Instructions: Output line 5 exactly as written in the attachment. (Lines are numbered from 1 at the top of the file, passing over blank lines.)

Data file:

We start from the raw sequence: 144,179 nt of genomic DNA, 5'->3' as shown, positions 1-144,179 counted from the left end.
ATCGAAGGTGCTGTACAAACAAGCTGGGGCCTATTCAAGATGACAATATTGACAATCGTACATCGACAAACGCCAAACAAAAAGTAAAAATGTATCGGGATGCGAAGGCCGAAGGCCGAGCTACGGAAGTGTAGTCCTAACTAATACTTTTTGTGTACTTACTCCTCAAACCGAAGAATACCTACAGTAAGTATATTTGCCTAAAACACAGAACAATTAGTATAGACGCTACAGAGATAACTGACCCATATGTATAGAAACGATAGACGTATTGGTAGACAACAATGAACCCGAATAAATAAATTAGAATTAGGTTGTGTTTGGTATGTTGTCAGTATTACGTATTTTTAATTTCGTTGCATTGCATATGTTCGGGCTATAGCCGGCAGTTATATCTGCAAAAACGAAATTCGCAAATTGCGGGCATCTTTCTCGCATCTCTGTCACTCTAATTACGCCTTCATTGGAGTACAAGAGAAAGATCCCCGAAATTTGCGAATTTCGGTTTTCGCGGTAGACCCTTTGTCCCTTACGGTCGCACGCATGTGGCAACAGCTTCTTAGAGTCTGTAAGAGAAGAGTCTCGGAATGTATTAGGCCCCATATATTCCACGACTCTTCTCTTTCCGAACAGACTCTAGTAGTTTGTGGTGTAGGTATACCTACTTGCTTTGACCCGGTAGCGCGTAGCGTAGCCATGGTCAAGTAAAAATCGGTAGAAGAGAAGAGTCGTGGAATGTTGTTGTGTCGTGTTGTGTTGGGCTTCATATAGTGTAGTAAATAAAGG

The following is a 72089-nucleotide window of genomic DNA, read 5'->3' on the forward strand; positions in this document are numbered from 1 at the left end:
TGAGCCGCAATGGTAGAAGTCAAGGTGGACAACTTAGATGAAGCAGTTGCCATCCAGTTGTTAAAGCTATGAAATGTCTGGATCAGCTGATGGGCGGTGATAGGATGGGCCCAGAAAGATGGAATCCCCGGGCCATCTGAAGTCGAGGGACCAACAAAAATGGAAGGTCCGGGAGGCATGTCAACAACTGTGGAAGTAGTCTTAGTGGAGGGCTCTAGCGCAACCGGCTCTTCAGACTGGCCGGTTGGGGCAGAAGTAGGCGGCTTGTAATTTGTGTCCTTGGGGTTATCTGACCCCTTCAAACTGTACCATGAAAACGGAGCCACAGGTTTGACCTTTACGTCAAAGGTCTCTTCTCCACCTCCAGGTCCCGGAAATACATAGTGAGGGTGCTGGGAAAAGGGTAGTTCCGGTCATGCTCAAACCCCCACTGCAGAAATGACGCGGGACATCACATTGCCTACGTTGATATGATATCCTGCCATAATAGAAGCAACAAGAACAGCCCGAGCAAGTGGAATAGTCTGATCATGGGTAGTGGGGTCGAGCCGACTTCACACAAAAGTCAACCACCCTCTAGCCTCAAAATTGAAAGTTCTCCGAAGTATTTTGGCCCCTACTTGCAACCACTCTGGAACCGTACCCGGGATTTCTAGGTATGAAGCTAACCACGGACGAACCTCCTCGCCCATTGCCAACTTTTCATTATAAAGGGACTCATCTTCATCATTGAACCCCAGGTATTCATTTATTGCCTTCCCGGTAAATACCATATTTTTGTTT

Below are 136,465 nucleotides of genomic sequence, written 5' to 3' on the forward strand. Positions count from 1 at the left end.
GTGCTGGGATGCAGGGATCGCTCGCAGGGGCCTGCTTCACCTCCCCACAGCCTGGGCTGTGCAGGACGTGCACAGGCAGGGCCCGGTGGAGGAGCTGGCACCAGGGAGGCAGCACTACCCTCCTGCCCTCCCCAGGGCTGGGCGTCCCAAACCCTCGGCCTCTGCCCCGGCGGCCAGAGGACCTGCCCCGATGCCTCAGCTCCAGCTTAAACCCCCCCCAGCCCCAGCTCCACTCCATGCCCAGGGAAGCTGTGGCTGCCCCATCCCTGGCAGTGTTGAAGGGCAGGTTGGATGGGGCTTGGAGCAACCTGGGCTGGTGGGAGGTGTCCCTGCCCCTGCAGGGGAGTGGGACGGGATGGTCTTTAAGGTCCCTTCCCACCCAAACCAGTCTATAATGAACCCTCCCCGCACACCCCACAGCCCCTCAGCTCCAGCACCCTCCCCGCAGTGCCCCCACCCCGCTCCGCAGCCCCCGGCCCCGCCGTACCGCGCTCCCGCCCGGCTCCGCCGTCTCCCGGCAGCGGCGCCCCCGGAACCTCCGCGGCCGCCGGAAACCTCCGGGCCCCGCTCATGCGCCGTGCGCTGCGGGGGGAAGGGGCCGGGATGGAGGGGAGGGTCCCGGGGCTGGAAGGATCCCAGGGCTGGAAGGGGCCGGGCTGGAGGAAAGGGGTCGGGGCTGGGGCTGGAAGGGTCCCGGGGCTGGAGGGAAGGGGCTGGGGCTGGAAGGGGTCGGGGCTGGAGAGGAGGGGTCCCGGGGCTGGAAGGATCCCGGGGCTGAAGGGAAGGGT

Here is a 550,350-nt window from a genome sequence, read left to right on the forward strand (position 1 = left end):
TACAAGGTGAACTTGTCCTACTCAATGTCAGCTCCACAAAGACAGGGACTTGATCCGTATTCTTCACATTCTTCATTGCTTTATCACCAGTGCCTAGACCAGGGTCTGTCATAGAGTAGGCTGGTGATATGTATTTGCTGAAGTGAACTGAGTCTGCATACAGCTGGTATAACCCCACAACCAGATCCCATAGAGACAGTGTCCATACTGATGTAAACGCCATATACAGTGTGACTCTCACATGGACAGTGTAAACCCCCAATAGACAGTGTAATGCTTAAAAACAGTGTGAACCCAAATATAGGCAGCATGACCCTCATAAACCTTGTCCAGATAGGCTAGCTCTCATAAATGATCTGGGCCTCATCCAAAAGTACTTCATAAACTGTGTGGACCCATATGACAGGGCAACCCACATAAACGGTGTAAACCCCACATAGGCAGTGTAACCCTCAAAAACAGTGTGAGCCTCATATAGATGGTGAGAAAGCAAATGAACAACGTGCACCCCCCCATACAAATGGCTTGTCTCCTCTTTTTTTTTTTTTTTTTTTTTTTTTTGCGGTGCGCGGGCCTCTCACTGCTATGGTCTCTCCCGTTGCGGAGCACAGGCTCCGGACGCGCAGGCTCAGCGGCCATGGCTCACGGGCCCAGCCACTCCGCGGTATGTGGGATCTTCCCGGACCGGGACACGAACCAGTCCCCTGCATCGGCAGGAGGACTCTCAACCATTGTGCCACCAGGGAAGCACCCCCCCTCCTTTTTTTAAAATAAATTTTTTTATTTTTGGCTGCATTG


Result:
Below are 136,465 nucleotides of genomic sequence, written 5' to 3' on the forward strand. Positions count from 1 at the left end.